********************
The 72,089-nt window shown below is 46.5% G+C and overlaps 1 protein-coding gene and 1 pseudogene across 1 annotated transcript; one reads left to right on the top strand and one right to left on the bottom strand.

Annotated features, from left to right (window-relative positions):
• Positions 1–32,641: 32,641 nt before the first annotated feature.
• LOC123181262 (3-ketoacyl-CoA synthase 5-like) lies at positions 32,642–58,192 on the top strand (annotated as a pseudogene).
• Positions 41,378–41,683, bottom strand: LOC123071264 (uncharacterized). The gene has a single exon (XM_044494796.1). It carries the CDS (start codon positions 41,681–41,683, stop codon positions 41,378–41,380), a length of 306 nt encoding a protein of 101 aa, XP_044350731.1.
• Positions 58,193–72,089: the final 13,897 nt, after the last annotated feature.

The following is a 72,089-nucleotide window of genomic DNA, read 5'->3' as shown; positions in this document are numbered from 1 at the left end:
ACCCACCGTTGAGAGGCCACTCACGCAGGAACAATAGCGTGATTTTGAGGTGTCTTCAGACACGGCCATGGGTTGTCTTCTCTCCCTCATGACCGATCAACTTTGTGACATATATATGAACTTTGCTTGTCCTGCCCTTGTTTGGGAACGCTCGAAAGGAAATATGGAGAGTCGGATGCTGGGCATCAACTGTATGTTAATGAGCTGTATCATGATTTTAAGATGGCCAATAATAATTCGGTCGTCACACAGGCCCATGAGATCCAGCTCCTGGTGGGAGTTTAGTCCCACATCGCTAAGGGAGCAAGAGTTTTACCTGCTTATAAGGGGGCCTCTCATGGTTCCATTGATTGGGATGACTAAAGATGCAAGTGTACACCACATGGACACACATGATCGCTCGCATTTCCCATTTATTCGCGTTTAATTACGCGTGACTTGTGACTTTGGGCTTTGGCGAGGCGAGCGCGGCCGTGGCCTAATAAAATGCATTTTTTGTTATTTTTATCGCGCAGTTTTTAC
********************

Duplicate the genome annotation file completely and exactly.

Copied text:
The 72,089-nt window shown below is 46.5% G+C and overlaps 1 protein-coding gene and 1 pseudogene across 1 annotated transcript; one reads left to right on the top strand and one right to left on the bottom strand.

Annotated features, from left to right (window-relative positions):
• Positions 1–32,641: 32,641 nt before the first annotated feature.
• LOC123181262 (3-ketoacyl-CoA synthase 5-like) lies at positions 32,642–58,192 on the top strand (annotated as a pseudogene).
• Positions 41,378–41,683, bottom strand: LOC123071264 (uncharacterized). The gene has a single exon (XM_044494796.1). It carries the CDS (start codon positions 41,681–41,683, stop codon positions 41,378–41,380), a length of 306 nt encoding a protein of 101 aa, XP_044350731.1.
• Positions 58,193–72,089: the final 13,897 nt, after the last annotated feature.

The following is a 72,089-nucleotide window of genomic DNA, read 5'->3' as shown; positions in this document are numbered from 1 at the left end:
ACCCACCGTTGAGAGGCCACTCACGCAGGAACAATAGCGTGATTTTGAGGTGTCTTCAGACACGGCCATGGGTTGTCTTCTCTCCCTCATGACCGATCAACTTTGTGACATATATATGAACTTTGCTTGTCCTGCCCTTGTTTGGGAACGCTCGAAAGGAAATATGGAGAGTCGGATGCTGGGCATCAACTGTATGTTAATGAGCTGTATCATGATTTTAAGATGGCCAATAATAATTCGGTCGTCACACAGGCCCATGAGATCCAGCTCCTGGTGGGAGTTTAGTCCCACATCGCTAAGGGAGCAAGAGTTTTACCTGCTTATAAGGGGGCCTCTCATGGTTCCATTGATTGGGATGACTAAAGATGCAAGTGTACACCACATGGACACACATGATCGCTCGCATTTCCCATTTATTCGCGTTTAATTACGCGTGACTTGTGACTTTGGGCTTTGGCGAGGCGAGCGCGGCCGTGGCCTAATAAAATGCATTTTTTGTTATTTTTATCGCGCAGTTTTTAC